Monday, March 05, 2012

Education Reform Gets High Marks in El Salvador

[i] In another reliable poll conducted in May 2011, the Ministry of Education (MINED) received the highest approval rating of all ministries (7.69 out of 10). See IUOP, UCA José Simeón Canas, Boletín de prensa XXVI, No 1, P. 13.

[ii] In La opinión., Feb. 24, 2012. Accessed Feb. 26, 2012.

[iii] All statistics in this section for 2009 are from Dirección General de Estadistica y Censos 2009, DIGYSTIC. Ministerio de Economía, 2010.

[iv] For a sympathetic summary of ARENA Administration post war education reforms, see former Minister of Education Darlyn Meza, (October 2009) “Educational Services in the Context of Conflict and Post Conflict.” For a critique of neoliberal education reform, see S. L. Guerra and M. F. Chávez (2006), “Neoliberal Education Reform in Latin America.” Accessed March 5, 2012. I do not attempt an assessment of this issue here.

[v] There are no institutos nacionales, for example, in Arambala, Chilanga, San Carlos, Yoloaiquin, Delicieas de la Concepcion, El Rosario, Lolotiquillo, and Sensembra. And there are just 19 in the entire province. Lucinda Quintanilla Jueves, 23 de Febrero de 2012. Accessed March 1, 2012.

[vi] Morazan had 135 inhabitants per square kilometer. See Dirección General de Estadística y Censos. DIGYSTIC. Ministerio de Economía in 2009, p. 4, for a comparison with other provinces.

[vii] The author makes use of two versions of the PSE; one published in October 2009 and the updated version accessed on the MINED website in February 2012.

[viii] Plan Quinquenal de Desarrollo 2010 - 2014, Government of El Salvador, p. 78 – 79. This is not an exact translation and includes paraphrase by the author.

[ix] PSE, 2012, p 18.

[x] See PSE, 2012, pp. 32 – 36.

[xi] PSE, 2012, pp. 26 – 28.

[xii] PSE, 2012, pp. 32 – 33.

[xiii] Shor, I. and Freire, P. (1987). A pedagogy for liberation: Dialogues on transforming education. MA: Bergin & Garvey Publishers, p. 13. See also Freire, Paulo (1984). Pedagogy of the Oppressed (Trans. By Myra Bergman Ramos). New York: The Continuum Publishing Corporation. [Original published in Portuguese in 1968]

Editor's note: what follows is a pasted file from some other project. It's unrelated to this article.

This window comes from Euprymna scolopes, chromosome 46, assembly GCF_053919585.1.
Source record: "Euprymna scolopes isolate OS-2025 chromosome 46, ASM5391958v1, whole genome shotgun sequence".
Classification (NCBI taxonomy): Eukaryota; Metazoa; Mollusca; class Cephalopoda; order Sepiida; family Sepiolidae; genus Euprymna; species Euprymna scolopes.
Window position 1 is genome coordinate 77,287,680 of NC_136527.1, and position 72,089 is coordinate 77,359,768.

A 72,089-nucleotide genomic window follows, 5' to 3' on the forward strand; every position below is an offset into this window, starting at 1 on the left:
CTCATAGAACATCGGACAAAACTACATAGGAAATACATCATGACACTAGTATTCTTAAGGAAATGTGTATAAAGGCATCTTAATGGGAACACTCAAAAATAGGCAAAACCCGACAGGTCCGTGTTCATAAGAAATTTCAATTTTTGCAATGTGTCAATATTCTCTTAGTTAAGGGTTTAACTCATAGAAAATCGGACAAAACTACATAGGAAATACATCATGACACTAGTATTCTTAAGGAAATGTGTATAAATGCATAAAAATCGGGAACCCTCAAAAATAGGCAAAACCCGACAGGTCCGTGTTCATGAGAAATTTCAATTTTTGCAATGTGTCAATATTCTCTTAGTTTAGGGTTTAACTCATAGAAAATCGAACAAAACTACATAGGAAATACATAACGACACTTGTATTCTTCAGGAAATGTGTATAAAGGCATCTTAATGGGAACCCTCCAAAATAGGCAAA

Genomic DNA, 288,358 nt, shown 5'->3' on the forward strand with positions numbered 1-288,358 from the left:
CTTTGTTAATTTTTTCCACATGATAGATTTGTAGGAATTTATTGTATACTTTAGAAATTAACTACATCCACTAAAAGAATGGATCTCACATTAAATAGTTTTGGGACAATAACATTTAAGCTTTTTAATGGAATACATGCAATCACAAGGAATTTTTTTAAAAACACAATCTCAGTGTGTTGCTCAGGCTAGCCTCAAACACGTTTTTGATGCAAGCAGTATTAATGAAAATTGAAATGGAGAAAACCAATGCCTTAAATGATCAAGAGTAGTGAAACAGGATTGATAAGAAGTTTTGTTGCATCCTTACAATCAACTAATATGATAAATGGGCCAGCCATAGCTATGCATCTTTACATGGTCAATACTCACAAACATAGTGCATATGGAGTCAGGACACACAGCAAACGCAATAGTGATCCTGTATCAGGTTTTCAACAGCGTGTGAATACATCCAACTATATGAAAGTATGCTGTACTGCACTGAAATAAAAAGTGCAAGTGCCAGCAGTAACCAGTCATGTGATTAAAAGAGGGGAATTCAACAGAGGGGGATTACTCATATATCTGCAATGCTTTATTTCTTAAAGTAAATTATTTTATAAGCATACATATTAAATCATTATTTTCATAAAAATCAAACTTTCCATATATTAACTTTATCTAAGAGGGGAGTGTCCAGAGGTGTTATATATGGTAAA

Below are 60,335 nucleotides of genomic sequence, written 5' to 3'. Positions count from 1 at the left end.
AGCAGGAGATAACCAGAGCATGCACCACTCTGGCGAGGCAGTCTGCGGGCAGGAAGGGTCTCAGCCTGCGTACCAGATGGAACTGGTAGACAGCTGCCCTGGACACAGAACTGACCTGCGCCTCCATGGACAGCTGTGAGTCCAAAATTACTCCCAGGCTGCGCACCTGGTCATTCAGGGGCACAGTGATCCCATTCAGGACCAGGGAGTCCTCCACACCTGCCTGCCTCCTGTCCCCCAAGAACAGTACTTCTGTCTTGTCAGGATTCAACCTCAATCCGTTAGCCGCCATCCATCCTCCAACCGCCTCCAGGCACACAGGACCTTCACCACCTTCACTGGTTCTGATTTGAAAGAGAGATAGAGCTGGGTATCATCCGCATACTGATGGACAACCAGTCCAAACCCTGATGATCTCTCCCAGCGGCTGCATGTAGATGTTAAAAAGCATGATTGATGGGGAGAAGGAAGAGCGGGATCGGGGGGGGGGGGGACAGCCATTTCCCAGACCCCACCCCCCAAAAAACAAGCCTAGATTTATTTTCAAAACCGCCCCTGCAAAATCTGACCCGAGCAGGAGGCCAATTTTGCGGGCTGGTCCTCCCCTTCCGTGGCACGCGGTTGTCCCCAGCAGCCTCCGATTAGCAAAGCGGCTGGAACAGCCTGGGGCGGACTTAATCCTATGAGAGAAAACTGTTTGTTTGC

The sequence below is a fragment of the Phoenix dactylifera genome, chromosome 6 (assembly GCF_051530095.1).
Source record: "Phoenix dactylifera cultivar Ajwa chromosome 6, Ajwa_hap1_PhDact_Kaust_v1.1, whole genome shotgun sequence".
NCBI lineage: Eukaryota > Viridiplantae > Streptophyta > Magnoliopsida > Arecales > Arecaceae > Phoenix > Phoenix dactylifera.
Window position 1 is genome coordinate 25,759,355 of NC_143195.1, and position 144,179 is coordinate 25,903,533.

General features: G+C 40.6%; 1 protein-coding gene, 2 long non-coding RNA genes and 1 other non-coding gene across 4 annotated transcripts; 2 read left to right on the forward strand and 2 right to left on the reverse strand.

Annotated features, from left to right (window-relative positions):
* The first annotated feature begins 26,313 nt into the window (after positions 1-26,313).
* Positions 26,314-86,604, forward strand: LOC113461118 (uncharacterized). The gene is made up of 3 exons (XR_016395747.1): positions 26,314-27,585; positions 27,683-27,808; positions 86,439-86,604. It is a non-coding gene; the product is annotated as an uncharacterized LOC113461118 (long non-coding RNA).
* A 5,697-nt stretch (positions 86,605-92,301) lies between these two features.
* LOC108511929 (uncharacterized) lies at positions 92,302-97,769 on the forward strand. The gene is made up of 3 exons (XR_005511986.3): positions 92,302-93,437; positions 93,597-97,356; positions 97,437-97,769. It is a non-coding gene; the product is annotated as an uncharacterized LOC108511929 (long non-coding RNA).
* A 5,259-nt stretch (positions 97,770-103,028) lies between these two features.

[xiv] PSE, 2012, p. 13.

[xv] PSE, 2012, p. 5.

[xvi] PSE October 2009, pp. 36-37.

[xvii] PSE, 2012, p. 36.

[xviii] USAID provided $1,556,085.97 to train 1,200 teachers in a 95 hours diploma program in the methodology of the full time inclusive school. See p. 51, Memoria de Labores, 2010 – 2011, MINED.

[xix] See Memoria de Labores 2010 – 2010, p. 49.

[xx] PSE, 2012, p. 44

[xxi] PSE, 2012, p. 42

[xxii] The quantified outcomes are from two documents: Logros MINED 2010 – 2011; Memoria de Labores 2010 – 2011, MINED. The former is more up to date and is in the form of a briefing paper. The latter is more detailed and includes more description of each program area.

[xxiii] Food programs are not new in El Salvador. To give an idea of the expansion of this program, in 1984 the food program reached 200,000 children. In 2008, when the program completed transition from the World Food Program to an entirely national program, it reached over 870,000 children, that is 60% of children attending basic school. This data is from Rethinking School Feeding: Social Safety Nets, Child Development, and the Education Sector, Appendix I, D. Bundy, et al. The International Bank for Reconstruction and Development / The World Bank, 2009.

[xxiv] Overall matriculation in the public schools was up 1.7% between 2009 and 2010 (private school matriculation was down by 5.2%). The drop out rate for basic level public schools fell from 6.4% in 2009 to 4.4% in 2010 and in middle school the drop out rate it fell from 10.6% in 2009 to 6.6% in 2010.

[xxv] Another topic that calls for investigation is the integration of the more than 8000 Educación con Participación de la Comunidad (EDUCO) teachers, who have generally been working under one year contracts at semi-autonmous schools, into the more secure “ley de salario” public school system. See Memoria de Labores 2010 – 2011, pp. 19, 26. Also see the recent article on this issue in Diario CoLatino: Accessed Mach 5, 2012.

[xxvi] $3,350.000 in emergency funds was budgeted in the Five Year Government Plan to address damage to schools caused by Hurricance Ida. For 2012, MINED plans to invest $53.7 million dollars on the construction, rehabilitation, and repair of schools.

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